Steve Cooke

measuring the boundaries of our nation by the sun

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Measuring the boundaries of our nation by the sun

When I first started this blog I needed a pretext to get writing. I forced my self to write by working through a few of those big philosophy books we all buy and then only read snippets of, and then writing reflections on those readings. I learned a lot doing this, but it turned out that writing summaries of other people’s summaries wasn’t all that interesting. I chose the blog’s title (The Thrifty Philosopher) on the basis that I was making good use of the things picking up dust on my bookshelf. I’d like to spend more time writing about my research, my teaching, and current affairs, so I think it’s time to change the name. I also need a full-time job (I’m having to be far too thrifty with more than just my book collection for my own liking right now), so I’m going to advertise myself whilst doing my best to live the life of theõria.

The strapline is from a quote from Roman Stoic philosopher Seneca: ‘measure the boundaries of our nation by the sun. Seneca was a cosmopolitan and his quote entreats us to give ethical consideration to all humans regardless of national boundaries. Seneca wasn’t just a cosmopolitan, he was also a vegetarian (at least until he feared people would think that made him a Christian and so persecute him for it). Given that I’ve written on a cosmopolitan approach to animal rights the quote seems fitting: you can read my paper on a cosmopolitan animal rights theory here: Perpetual Strangers: Animals and the Cosmopolitan Right.


Animal Rights and Environmental Terrorism

My paper ‘Animal Rights and Environmental Terrorism’ just been published in the Journal of Terrorism Research. In the paper, I argue that not only are many paradigmatic, putative acts of animal rights and environmental terrorism such as illegal animal liberation and tree-spiking not terrorism at all, but also that even those that are terrorism may justified nevertheless (or at least are not straightforwardly wrongful). In the paper, I also lay out a taxonomy of animal rights/environmental direct action, separating acts into civil disobedience, rescue acts, sabotage, and terrorism.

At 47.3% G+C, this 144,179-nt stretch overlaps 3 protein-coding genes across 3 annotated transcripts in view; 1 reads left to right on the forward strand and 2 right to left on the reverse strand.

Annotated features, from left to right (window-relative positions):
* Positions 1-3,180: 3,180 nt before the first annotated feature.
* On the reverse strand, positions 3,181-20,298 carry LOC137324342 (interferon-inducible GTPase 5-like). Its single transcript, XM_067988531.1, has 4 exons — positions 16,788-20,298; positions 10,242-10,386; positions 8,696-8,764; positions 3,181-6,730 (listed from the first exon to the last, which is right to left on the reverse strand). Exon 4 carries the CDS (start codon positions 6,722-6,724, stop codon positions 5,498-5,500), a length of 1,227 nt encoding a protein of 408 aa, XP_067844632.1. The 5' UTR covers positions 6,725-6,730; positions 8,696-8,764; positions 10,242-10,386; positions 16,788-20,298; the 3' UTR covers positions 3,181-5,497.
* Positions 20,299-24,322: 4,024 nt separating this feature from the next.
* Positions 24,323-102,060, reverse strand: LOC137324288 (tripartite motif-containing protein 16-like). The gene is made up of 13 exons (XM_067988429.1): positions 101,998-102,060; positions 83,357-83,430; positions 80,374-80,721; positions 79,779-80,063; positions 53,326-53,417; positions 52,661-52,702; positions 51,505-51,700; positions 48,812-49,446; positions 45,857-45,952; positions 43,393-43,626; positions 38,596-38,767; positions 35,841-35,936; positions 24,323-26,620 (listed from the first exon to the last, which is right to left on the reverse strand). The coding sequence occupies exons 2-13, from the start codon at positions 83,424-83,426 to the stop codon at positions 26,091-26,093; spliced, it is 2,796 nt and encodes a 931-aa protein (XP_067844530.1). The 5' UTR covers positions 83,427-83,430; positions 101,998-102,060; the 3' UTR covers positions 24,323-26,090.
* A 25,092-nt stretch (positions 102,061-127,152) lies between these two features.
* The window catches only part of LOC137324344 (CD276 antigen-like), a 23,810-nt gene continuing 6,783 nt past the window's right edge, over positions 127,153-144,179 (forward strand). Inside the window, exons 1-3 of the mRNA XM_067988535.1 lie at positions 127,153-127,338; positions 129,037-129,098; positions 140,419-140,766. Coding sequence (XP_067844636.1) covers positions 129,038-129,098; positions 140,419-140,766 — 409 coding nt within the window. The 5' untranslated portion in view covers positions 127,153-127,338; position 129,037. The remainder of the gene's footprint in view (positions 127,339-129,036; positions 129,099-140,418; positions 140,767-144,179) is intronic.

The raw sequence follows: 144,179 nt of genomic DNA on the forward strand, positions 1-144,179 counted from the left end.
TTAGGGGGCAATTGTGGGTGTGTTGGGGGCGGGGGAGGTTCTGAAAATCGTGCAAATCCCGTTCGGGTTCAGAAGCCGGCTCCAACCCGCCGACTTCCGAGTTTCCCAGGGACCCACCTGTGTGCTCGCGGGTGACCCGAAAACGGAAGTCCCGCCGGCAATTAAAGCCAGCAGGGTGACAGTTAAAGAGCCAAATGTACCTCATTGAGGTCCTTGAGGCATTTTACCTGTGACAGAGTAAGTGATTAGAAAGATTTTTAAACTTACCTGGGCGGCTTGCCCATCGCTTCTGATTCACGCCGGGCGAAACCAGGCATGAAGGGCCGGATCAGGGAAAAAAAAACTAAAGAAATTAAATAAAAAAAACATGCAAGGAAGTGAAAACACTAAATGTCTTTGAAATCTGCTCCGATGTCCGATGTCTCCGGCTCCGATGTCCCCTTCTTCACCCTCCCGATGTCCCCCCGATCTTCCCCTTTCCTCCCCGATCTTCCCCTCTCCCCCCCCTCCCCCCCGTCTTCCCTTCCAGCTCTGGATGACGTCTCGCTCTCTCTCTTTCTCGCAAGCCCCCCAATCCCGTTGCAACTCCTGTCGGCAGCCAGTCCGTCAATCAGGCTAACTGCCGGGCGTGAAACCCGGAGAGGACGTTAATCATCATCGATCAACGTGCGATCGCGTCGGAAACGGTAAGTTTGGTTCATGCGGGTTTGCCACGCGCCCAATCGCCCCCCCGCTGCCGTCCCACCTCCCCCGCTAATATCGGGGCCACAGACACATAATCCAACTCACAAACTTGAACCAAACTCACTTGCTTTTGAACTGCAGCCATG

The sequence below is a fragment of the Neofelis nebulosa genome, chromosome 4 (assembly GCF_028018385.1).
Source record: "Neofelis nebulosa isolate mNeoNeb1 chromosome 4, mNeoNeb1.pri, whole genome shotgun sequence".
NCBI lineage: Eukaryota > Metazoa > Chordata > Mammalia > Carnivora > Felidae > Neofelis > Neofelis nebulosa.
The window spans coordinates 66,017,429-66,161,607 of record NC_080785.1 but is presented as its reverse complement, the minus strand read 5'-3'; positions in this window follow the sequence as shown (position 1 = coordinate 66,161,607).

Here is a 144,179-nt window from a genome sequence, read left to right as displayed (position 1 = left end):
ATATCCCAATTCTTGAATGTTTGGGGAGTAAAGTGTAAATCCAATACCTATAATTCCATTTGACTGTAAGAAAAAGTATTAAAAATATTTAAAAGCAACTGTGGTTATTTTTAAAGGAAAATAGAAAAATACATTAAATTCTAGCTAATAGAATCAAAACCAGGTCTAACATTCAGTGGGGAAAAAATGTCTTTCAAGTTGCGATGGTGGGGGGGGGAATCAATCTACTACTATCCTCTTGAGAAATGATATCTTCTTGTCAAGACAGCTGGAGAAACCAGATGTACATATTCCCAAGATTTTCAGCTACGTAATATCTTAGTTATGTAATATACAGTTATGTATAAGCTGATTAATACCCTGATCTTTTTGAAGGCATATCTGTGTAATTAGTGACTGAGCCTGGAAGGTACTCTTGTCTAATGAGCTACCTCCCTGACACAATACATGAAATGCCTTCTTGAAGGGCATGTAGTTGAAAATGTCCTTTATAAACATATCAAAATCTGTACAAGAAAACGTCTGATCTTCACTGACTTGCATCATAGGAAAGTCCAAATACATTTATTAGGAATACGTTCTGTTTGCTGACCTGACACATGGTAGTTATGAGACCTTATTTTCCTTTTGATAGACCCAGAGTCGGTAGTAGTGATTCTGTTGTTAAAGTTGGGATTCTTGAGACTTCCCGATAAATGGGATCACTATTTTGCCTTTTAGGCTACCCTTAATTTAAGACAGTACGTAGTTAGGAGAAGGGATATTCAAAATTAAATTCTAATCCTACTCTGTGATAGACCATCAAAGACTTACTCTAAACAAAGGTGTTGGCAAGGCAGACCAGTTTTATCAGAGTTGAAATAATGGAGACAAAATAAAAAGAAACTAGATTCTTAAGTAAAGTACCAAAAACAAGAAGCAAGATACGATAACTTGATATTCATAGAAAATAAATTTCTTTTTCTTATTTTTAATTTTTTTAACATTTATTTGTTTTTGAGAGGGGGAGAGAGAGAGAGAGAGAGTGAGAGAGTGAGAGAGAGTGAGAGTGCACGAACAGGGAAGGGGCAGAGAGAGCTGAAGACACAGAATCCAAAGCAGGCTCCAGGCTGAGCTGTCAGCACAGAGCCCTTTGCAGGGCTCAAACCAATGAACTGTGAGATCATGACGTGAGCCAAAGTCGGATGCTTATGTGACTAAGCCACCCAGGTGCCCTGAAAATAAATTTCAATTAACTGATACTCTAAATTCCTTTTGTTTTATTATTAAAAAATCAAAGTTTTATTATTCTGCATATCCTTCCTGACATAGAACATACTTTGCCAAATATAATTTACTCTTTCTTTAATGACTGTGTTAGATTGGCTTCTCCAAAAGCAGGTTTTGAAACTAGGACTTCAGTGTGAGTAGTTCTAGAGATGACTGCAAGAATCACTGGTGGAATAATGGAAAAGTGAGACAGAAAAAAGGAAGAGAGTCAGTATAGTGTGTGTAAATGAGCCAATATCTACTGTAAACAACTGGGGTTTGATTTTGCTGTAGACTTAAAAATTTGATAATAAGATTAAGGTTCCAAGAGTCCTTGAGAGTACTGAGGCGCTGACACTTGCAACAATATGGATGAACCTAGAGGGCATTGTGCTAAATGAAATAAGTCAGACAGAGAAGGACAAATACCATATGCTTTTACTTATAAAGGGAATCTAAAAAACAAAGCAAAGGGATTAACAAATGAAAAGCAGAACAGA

The Journal is Open Access and operates with a Creative Commons licence, so there’s no pay-wall to negotiate. Link:

The paper was written while I was employed as the Society for Applied Philosophy‘s 30th Anniversary Research Fellow, so thanks are due to them for funding my research.


The language of animal oppression

I’m finally getting some rest and relaxation (and by ‘rest and relaxation’, I mean ‘job hunting’) after three days of the MANCEPT Workshops in Political Theory conference. I co-convened a workshop at the conference, on ‘The Political Turn in Animal Rights’ – 12 really good papers from some top academics and brilliant students. Two things really struck me during the conference.

The first was the huge influence Donaldson and Kymlicka’s book, Zoopolis: A Political Theory of Animal Rights has had on the field. Although many academics were doing political theory and animal rights for many years before the book, it’s really provoked a lot of research and wider engagement.

The second came as a result of a paper by Les Mitchell from Fort Hare, SA. Les drew our attention to the way in which language contributes to injustice towards non-human animals by directing our thought and expression. Two particular modes of expression were telling: the way we refer to animals by adjectives that refer to their purpose, and the use of mass nouns to remove individuality and identity from an animal. For example, we refer to chickens as ‘broiler hens’ or ‘layers’, to cows as ‘beef cattle,’ ‘dairy cows,’ ‘veal calves’. By using these adjectives we reinforce assumptions and cultural practices with an implication that the purpose or telos of a non-human animal is to be used by us. Additionally, mass nouns, nouns that do not permit counting as individual units,: beef, lamb, meat, pork etc., all divorce the product of the farming/meat industry from the individual life that was taken to provide it. When speak of chicken wing, beef rib, leg of lamb rather than ‘the wing of a chicken,’ ‘lamb’s leg,’ ‘cow’s rib’ it may make it easier to divorce the contents of our dinner from the individual that suffered and died to provide us with our gustatory pleasure.

One example Les gave really struck me; it concerned the expressions we use to discuss pets. There’s been a trend in animal rights literature and animal activism to refer to pets as ‘companion animals’. A pet is property, it exists as an instrument to provide its owner with benefits, but a companion animal is something different, something more. However, Les pointed out that even this way of referring to an animal makes us think that its existence is directed towards the purpose of being our companion. If we speak of ‘animal companions’ rather than ‘companion animals’ we are describing a friend rather than an object.

Of course you might be forgiven, reading this post, for being lulled into making the common mental distinction between humans and animals, forgetting for a moment that there is no such distinction (which is why scholars in my field try to refer to non-human animals or to ‘humans and other animals’).